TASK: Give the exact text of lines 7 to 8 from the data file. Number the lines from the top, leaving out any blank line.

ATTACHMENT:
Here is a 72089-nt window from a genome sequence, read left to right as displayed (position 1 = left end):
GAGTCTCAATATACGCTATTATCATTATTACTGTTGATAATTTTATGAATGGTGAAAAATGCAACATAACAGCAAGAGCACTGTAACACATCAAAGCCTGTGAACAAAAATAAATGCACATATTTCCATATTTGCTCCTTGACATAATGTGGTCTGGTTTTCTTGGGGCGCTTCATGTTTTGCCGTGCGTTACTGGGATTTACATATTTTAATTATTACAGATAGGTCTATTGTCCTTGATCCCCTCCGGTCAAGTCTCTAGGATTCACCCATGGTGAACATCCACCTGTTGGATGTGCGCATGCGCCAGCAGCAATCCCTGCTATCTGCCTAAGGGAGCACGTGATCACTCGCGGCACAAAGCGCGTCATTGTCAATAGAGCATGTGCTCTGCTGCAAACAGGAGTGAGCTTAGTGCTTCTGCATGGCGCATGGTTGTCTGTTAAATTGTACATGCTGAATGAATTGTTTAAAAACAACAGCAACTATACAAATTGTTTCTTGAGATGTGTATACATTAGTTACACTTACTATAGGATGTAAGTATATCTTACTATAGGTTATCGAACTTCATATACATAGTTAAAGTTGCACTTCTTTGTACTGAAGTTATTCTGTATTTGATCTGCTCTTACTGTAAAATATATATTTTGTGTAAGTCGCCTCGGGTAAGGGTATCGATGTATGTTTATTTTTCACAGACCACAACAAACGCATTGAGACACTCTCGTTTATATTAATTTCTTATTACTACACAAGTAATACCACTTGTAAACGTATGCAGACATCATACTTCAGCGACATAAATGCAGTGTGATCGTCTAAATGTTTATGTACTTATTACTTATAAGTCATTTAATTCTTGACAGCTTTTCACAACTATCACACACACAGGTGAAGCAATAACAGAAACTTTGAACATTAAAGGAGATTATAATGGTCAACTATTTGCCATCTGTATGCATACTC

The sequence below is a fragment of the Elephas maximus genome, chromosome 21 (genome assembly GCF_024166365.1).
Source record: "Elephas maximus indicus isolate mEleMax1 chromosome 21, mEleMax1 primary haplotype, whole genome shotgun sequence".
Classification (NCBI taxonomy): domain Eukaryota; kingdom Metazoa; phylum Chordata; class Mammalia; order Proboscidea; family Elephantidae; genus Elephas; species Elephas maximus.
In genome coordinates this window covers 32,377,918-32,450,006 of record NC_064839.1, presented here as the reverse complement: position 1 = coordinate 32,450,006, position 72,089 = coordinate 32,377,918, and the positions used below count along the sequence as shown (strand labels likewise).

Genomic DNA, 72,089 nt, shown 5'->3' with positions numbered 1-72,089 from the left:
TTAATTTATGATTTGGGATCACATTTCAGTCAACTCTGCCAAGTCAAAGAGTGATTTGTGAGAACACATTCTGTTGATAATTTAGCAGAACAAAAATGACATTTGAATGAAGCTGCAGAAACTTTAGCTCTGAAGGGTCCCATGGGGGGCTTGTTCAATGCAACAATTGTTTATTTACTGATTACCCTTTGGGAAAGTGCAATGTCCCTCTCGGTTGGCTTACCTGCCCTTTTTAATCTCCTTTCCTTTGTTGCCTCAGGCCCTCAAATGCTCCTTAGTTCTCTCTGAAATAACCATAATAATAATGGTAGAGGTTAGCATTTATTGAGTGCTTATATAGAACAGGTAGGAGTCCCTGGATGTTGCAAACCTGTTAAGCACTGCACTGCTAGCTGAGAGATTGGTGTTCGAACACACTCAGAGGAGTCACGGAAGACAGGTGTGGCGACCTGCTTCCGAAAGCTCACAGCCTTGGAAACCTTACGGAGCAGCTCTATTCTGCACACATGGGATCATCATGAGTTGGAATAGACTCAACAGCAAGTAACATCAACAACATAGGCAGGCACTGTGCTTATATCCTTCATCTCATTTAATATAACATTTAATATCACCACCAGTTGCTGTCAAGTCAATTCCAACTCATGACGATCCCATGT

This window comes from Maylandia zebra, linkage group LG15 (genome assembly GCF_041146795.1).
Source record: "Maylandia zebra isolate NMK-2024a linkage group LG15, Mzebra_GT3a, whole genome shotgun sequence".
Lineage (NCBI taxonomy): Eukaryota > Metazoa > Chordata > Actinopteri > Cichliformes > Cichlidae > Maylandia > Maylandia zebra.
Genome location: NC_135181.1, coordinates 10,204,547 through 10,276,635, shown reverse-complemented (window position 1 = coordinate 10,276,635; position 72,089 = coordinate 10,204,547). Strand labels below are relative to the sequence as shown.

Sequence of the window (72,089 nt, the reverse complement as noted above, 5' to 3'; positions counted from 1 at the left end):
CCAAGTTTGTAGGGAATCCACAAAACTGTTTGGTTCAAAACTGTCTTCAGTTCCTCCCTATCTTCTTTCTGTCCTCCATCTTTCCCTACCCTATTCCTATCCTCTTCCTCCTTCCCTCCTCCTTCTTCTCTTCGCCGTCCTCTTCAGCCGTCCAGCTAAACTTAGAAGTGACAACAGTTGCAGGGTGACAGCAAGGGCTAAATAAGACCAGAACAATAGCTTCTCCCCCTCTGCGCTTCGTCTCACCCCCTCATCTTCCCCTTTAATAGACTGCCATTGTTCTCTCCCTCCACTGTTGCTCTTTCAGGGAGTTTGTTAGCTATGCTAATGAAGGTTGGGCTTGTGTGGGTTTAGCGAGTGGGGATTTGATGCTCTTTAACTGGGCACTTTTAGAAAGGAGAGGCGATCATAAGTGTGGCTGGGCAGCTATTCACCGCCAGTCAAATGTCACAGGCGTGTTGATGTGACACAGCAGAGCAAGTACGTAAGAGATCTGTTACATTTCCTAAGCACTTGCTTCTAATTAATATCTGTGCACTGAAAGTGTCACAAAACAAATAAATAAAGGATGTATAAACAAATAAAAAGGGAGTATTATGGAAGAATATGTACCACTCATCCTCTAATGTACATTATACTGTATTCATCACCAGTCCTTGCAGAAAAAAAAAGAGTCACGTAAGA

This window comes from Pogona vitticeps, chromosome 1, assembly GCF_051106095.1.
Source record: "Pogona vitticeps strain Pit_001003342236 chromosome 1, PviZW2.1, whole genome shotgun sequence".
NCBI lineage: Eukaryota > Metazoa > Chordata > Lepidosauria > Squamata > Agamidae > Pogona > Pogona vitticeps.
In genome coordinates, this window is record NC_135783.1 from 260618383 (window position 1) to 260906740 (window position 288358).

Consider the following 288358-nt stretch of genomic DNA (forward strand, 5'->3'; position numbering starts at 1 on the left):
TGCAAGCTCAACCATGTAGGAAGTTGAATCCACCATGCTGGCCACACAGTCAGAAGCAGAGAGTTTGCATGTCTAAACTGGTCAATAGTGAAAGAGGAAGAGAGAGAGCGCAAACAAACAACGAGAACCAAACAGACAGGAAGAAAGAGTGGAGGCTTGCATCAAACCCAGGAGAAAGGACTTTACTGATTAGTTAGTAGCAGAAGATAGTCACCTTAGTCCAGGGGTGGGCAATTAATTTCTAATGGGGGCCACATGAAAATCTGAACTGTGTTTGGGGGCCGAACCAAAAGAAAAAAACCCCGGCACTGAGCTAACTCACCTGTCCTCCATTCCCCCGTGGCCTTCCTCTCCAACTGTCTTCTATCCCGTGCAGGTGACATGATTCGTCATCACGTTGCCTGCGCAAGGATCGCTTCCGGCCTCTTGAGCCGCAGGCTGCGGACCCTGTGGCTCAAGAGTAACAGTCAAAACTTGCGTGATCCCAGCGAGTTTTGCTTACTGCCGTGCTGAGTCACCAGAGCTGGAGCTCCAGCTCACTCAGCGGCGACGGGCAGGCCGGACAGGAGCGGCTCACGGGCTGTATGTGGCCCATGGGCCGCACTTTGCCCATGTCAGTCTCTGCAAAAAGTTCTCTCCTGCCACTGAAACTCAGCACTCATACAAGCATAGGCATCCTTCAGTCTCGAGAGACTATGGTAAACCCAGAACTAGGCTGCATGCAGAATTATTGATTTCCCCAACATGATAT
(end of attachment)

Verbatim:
Genomic DNA, 72,089 nt, shown 5'->3' with positions numbered 1-72,089 from the left:
TTAATTTATGATTTGGGATCACATTTCAGTCAACTCTGCCAAGTCAAAGAGTGATTTGTGAGAACACATTCTGTTGATAATTTAGCAGAACAAAAATGACATTTGAATGAAGCTGCAGAAACTTTAGCTCTGAAGGGTCCCATGGGGGGCTTGTTCAATGCAACAATTGTTTATTTACTGATTACCCTTTGGGAAAGTGCAATGTCCCTCTCGGTTGGCTTACCTGCCCTTTTTAATCTCCTTTCCTTTGTTGCCTCAGGCCCTCAAATGCTCCTTAGTTCTCTCTGAAATAACCATAATAATAATGGTAGAGGTTAGCATTTATTGAGTGCTTATATAGAACAGGTAGGAGTCCCTGGATGTTGCAAACCTGTTAAGCACTGCACTGCTAGCTGAGAGATTGGTGTTCGAACACACTCAGAGGAGTCACGGAAGACAGGTGTGGCGACCTGCTTCCGAAAGCTCACAGCCTTGGAAACCTTACGGAGCAGCTCTATTCTGCACACATGGGATCATCATGAGTTGGAATAGACTCAACAGCAAGTAACATCAACAACATAGGCAGGCACTGTGCTTATATCCTTCATCTCATTTAATATAACATTTAATATCACCACCAGTTGCTGTCAAGTCAATTCCAACTCATGACGATCCCATGT